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NEC switches on Engie’s first utility-scale battery project in Chile

NEC's GSS storage solution cutaway. Image: NEC Energy Solutions.

NEC Energy Solutions, the distributed energy division of Japanese information tech company NEC, has commissioned a 2MW / 2MWh battery energy storage system in Chile.

The project, which was contracted to NEC ES by the local subsidiary of major European power company Engie back in 2017, provides spinning reserve to the local grid and will be connected to an existing substation. It will be capable of also providing ancillary services.

The lithium-ion battery project marks Engie’s first foray into energy storage in the country, which has some of the highest levels of solar irradiance in the world around the northern region of the Atacama Desert.

"It’s rewarding to work with a new customer like ENGIE Energía Chile and deliver a solution that provides immediate impact. We hope this is the beginning of a long and fruitful relationship with ENGIE Energía Chile as we continue to establish our presence in Chile and throughout Latin America,” Steve Fludder, CEO of NEC ES, said.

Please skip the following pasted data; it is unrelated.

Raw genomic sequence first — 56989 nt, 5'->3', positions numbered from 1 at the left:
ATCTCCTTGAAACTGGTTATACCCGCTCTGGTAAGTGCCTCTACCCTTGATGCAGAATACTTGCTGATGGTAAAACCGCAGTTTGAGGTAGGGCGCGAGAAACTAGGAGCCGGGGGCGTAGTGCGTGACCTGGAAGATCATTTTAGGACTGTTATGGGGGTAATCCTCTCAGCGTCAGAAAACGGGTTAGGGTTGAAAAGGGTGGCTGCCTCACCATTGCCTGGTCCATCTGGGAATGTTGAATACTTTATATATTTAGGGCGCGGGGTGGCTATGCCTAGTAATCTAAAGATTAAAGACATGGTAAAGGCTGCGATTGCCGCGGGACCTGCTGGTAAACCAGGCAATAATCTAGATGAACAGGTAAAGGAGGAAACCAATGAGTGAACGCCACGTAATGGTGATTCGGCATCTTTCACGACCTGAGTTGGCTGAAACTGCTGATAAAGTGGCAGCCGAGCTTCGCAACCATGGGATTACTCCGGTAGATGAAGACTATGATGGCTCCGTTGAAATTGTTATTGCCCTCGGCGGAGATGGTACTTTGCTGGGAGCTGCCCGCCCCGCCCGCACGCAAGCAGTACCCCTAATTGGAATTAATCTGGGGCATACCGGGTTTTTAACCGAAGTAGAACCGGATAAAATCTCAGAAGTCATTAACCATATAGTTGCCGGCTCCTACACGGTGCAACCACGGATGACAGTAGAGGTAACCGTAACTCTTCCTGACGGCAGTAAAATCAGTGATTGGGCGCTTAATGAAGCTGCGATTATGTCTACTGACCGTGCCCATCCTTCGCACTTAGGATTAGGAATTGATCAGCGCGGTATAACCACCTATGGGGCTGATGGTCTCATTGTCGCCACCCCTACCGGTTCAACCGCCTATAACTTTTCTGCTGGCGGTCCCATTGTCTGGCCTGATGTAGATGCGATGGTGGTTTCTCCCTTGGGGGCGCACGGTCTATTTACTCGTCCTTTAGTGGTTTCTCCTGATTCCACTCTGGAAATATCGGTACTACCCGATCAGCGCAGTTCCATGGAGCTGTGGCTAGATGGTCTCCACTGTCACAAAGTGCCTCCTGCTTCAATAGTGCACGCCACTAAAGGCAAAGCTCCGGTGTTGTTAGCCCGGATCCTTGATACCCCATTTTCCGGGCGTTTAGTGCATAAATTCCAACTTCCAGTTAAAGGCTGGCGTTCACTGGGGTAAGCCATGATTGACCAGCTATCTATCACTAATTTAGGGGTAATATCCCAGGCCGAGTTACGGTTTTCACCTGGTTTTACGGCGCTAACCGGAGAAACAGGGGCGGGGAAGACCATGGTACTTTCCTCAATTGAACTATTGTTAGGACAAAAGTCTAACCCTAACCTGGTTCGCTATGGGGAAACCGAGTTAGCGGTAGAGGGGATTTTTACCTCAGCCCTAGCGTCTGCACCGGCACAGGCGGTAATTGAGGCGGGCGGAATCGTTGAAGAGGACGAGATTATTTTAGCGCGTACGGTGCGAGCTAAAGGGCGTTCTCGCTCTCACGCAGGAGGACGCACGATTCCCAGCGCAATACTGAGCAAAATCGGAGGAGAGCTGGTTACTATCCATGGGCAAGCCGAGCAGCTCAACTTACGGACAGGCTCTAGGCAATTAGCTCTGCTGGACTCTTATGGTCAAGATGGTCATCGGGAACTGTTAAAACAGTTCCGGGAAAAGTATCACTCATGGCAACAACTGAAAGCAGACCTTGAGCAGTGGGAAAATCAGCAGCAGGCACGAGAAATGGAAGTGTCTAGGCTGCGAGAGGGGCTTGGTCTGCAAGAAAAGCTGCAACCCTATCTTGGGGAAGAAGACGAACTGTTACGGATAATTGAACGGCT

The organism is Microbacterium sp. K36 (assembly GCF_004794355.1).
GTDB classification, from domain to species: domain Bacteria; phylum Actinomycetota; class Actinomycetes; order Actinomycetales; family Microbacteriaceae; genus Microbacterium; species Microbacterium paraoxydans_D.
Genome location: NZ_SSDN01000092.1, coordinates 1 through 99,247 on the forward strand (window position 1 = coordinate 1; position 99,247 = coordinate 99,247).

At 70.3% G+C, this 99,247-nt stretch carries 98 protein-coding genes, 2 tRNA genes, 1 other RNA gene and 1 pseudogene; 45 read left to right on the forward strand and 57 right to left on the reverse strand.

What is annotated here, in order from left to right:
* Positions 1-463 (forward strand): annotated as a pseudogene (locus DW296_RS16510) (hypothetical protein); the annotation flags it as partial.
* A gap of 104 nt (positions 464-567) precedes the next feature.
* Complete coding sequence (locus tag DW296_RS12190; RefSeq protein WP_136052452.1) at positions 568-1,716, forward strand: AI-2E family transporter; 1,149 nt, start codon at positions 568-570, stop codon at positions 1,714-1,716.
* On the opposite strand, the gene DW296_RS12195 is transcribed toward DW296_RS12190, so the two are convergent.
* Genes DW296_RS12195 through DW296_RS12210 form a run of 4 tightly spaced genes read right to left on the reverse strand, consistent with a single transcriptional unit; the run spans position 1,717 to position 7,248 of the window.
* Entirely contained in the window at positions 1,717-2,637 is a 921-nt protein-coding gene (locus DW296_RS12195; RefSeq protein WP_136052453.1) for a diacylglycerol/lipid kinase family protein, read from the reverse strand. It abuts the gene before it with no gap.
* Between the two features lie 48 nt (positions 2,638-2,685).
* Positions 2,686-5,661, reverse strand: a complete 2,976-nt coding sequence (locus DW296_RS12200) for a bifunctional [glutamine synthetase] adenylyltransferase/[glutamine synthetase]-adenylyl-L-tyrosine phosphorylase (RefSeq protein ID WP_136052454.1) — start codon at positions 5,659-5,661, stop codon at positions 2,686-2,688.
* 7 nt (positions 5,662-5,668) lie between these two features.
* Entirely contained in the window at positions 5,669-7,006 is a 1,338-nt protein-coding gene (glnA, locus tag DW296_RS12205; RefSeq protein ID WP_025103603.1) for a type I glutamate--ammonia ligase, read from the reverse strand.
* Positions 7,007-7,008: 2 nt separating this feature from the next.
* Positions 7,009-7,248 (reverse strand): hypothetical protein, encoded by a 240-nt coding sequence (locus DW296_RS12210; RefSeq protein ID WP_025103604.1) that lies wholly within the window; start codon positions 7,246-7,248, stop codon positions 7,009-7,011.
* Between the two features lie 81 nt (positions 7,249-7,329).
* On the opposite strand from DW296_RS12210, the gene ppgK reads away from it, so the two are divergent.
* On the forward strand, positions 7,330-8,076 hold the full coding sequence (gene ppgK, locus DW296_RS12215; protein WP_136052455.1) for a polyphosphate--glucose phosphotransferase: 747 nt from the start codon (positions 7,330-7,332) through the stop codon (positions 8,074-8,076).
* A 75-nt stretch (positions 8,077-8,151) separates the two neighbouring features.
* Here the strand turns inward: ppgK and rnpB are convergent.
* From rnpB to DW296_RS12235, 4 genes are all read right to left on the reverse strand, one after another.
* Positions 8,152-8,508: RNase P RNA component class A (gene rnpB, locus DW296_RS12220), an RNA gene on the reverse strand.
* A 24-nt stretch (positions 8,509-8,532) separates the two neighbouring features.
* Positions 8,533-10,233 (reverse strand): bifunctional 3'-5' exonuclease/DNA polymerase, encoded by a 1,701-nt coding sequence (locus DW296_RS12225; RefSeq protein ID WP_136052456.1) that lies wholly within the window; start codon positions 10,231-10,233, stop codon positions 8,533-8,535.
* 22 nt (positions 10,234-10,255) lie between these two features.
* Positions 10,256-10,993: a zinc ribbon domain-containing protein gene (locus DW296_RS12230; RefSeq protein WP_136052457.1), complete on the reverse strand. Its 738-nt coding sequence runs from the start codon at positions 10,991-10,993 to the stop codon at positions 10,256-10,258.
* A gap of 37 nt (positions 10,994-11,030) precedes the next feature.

Last September, Fludder told Energy-Storage.news that his company had around 400MW of energy storage projects in its installed base at that time. It had grown by a factor of two over the preceding 12 months and NEC could aim to double its business year-over-year for the foreseeable future, the CEO said.

NEC ES has now worked on three Chilean projects, bringing its installed base in the Latin American country to 32MW with the latest project, on which it worked with local subsidiary NEC Chile.

NEC provided its GSS (Grid Storage Solution) containerised battery energy storage units, including lithium-ion batteries, power conversion system (PCS) and AEROS, NEC ES’ proprietary software control, monitoring and management platform. The company is agnostic in its selection of battery suppliers, Fludder had said, working with providers including LG Chem and Samsung SDI. NEC will also be servicing and maintaining the system, which is in Arica, a port city in the north of Chile.  

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